Wednesday, January 5, 2011

Los(t) Angeles: Tarzana Ice Rink by Richard Bradshaw and Carl Maston


Tarzana Ice Rink, Richard Bradshaw and Carl Maston, 1960. Julius Shulman Job No. 3031, July 17, 1960. (Modernism Rediscovered, Pierluigi Serraino and Julius Shulman, Taschen, 2000, p. 287).

The Tarzana Ice Rink (seen above) constructed in the 18300 block of Ventura Blvd. in 1960 is emblematic of Southern California's rapidly disappearing architectural past. The building was a collaboration between renowned structural engineer Richard Bradshaw and noted mid-century modernist architect Carl Maston. 1960 was a milestone year in the career of Bradshaw as he played a key role in the design and construction of the Theme Building at Los Angeles International Airport (LAX) completed the same year. (See below and my The Kindred Spirits of Deborah Aschheim and Richard Bradshaw for more on Bradshaw's bio and Theme Building design work). 




From left, Joe Kinishita, Jim Santiago, Richard Bradshaw, Don Belding, Welton Becket, Paul Williams and Don Wilcox, ca. 1959. From A Symbol of Los Angeles: The History of the Theme Building at Los Angeles International Airport 1952-1961, p. 85. Photographer unknown.

This was also a very productive period in Maston's career. He was routinely winning AIA and other awards for his single family residences and apartment buildings which were widely published with Julius Shulman's now iconic images. Shulman photographed over 60 Maston projects between the late 1940s and early 1980s and undoubtedly played a major role in his awards success. Similarly, Bradshaw did most of Maston's structural design work.

Maston had never done a project quite like a skating rink before but was knowledgeable of Bradshaw's previous work designing structures to span large spaces evidenced by the below King Cole Market design for A. Quincy Jones in 1950. Jones's papers at UCLA include Bradshaw's structural calculations for the market and an invoice for the "outrageous" sum of $400.00. Bradshaw related to me in an interview last year how the market had a problem keeping the kids from riding their bicycles up and down the rather shallow arches. The original King Cole market in Whittier, CA (pictured below) was featured in the 1967 movie “Divorce American Style” with Dick Van Dyke but like the Tarzana Ice Rink has also since been demolished.

King Cole Market exterior, Whittier, 1950, A. Quincy Jones. Julius Shulman Job No. 1333, August 19, 1952. (A. Quincy Jones by Cory Buckner, Phaidon, p. 173.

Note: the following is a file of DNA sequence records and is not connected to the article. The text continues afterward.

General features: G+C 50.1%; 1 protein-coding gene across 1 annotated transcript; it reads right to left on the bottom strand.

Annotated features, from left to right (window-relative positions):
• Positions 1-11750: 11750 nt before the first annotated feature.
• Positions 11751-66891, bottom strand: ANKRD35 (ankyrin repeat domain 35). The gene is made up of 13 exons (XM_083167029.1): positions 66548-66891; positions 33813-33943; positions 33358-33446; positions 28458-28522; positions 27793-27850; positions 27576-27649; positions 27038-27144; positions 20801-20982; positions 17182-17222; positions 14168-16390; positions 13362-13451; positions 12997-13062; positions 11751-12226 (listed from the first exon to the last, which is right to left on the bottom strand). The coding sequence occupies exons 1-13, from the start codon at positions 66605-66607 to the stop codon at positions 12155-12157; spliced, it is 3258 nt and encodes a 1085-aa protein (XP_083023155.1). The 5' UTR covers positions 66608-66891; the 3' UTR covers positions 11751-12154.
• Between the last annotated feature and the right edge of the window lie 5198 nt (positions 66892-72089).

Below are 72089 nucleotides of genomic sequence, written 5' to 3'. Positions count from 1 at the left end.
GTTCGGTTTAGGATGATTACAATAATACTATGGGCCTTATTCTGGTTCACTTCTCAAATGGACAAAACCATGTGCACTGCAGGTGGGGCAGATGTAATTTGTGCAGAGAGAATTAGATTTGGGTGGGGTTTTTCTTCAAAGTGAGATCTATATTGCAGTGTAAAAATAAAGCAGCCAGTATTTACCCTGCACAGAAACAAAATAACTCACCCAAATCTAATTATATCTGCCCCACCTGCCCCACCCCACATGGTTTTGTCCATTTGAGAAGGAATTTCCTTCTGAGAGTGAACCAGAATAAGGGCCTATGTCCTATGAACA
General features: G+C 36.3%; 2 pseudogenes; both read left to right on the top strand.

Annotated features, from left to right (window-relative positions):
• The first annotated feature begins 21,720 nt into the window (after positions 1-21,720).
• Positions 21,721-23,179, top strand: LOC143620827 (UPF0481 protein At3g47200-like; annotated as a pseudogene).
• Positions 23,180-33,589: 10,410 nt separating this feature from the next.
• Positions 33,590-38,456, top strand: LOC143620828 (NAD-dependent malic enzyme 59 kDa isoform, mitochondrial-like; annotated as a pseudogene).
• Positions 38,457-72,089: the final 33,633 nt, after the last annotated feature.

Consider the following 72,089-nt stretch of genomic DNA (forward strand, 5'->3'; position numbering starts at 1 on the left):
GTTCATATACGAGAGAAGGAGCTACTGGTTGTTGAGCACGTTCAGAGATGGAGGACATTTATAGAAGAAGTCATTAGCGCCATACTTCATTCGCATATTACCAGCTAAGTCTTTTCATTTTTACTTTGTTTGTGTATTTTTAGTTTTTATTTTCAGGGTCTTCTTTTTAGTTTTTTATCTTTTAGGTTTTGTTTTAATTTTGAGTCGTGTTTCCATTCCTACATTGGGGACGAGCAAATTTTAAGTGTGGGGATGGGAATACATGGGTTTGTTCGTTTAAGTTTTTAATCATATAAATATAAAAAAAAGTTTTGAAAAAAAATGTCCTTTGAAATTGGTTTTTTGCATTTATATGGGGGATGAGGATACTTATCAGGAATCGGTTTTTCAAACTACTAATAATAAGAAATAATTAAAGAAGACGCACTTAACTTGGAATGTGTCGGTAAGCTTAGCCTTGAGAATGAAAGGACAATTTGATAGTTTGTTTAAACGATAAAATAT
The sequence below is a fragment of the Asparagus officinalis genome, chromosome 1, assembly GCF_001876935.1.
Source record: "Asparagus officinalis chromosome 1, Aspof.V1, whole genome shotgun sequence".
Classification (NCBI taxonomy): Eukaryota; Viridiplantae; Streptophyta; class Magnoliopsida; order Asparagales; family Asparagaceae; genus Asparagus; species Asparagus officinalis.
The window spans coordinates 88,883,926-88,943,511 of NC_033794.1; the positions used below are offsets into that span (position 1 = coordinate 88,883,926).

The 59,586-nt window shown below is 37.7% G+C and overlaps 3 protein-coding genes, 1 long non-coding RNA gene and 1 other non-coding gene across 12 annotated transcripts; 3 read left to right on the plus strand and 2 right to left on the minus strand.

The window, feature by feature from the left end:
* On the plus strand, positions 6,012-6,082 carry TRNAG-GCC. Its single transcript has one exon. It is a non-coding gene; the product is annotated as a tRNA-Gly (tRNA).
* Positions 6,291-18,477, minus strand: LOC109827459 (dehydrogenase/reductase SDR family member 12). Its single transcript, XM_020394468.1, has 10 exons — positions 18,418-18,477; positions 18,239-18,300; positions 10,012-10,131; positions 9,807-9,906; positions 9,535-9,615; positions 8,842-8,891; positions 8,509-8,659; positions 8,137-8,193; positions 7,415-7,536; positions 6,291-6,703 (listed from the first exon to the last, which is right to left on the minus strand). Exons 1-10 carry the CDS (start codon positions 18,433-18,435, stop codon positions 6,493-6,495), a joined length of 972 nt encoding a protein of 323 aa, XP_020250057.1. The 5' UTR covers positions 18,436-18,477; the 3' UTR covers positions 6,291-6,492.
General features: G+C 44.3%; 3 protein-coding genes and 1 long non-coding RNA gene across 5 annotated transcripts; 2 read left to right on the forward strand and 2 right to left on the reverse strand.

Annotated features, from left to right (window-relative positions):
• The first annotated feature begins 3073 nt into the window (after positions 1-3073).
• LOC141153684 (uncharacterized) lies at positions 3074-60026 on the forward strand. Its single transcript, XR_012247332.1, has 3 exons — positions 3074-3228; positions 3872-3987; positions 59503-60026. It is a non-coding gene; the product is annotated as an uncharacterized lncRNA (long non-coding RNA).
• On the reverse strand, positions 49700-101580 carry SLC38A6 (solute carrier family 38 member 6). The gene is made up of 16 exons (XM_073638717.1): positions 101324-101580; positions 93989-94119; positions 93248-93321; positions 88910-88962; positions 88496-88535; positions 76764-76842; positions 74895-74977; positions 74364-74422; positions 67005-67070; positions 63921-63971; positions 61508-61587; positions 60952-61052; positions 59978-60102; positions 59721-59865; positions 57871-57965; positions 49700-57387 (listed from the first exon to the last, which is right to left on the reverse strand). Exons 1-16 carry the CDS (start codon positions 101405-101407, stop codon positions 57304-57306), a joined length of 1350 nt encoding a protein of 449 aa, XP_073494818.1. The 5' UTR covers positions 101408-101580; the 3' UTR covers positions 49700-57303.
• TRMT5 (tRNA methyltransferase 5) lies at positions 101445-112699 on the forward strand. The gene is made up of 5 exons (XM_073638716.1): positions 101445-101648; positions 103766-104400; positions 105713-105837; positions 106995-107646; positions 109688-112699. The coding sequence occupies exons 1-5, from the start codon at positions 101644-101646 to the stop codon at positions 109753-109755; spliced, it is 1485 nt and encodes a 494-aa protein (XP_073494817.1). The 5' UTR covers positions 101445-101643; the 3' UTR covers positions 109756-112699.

ing Cole Market interior, Whittier, 1950, A. Quincy Jones. Julius Shulman Job No. 1333, August 19, 1952. (A. Quincy Jones by Cory Buckner, Phaidon, p. 175.

Another notable project Bradshaw designed for Jones & Emmons was the award-winning Shorecliff Tower Apartments on Ocean Avenue in Santa Monica. The thinness of the floor slabs in this early example of high-rise slip-forming are what give this building its elegance. (See below).

Shorecliff Tower Apartments, Santa Monica, 1963, Richard Bradshaw, Structural Engineer, Jones & Emmons, Architects for Ralph Kiewit. Ernest Braun photo. (A. Quincy Jones by Cory Buckner, Phaidon, p. 141.

Tradewell Market, Burien, Washington, 1958, Richard Bradshaw, Structural Engineer, Welton Becket & Associates, Architect. Charles R. Pearsson photo. ("Lighting is Architecture: Development of Function," Progressive Architecture, September 1958, p. 137).


Bradshaw was becoming well-known for his thin shell designs evidenced in the above and below photos of  his AIA Honor Award-winning wide-span, thin-shell roofed Tradewell Market for Welton Becket & Associates and Windward City Market for Pete Wimberly the year before.

Windward City Market, Kaneohe, Oahu, Hawaii, Richard Bradshaw, Structural Engineer, Pete Wimberly, Architect. Photo courtesy of Richard Bradshaw.

Bradshaw recollected to me in a recent interview that Maston, a steady client, was ambivalent as to how the rink's clear span was to be achieved. Bradshaw recalled that Maston's client for the rink was an Aussie daredevil skater with not a lot of money. The total construction cost for the completed building was $104,000.  Bradshaw, not one to choose a box design when something more exciting could be done for the same price, came up with the creative design and construction process described in detail below while Maston worked on the more straight-forward front (see first photo) and back elevations. 

Interior of rink before gaps were filled in. All photos courtesy of Richard Bradshaw unless otherwise stated. 

Bradshaw employed geometric shapes in his non-rectangular designs to simplify the structural calculations and decided upon a truncated torus as something that could be economically executed for less than a conventional box structure. The corrugations were added to strengthen to the individual sections to enable them to withstand pickup stresses while still enabling their 4 inch thinness.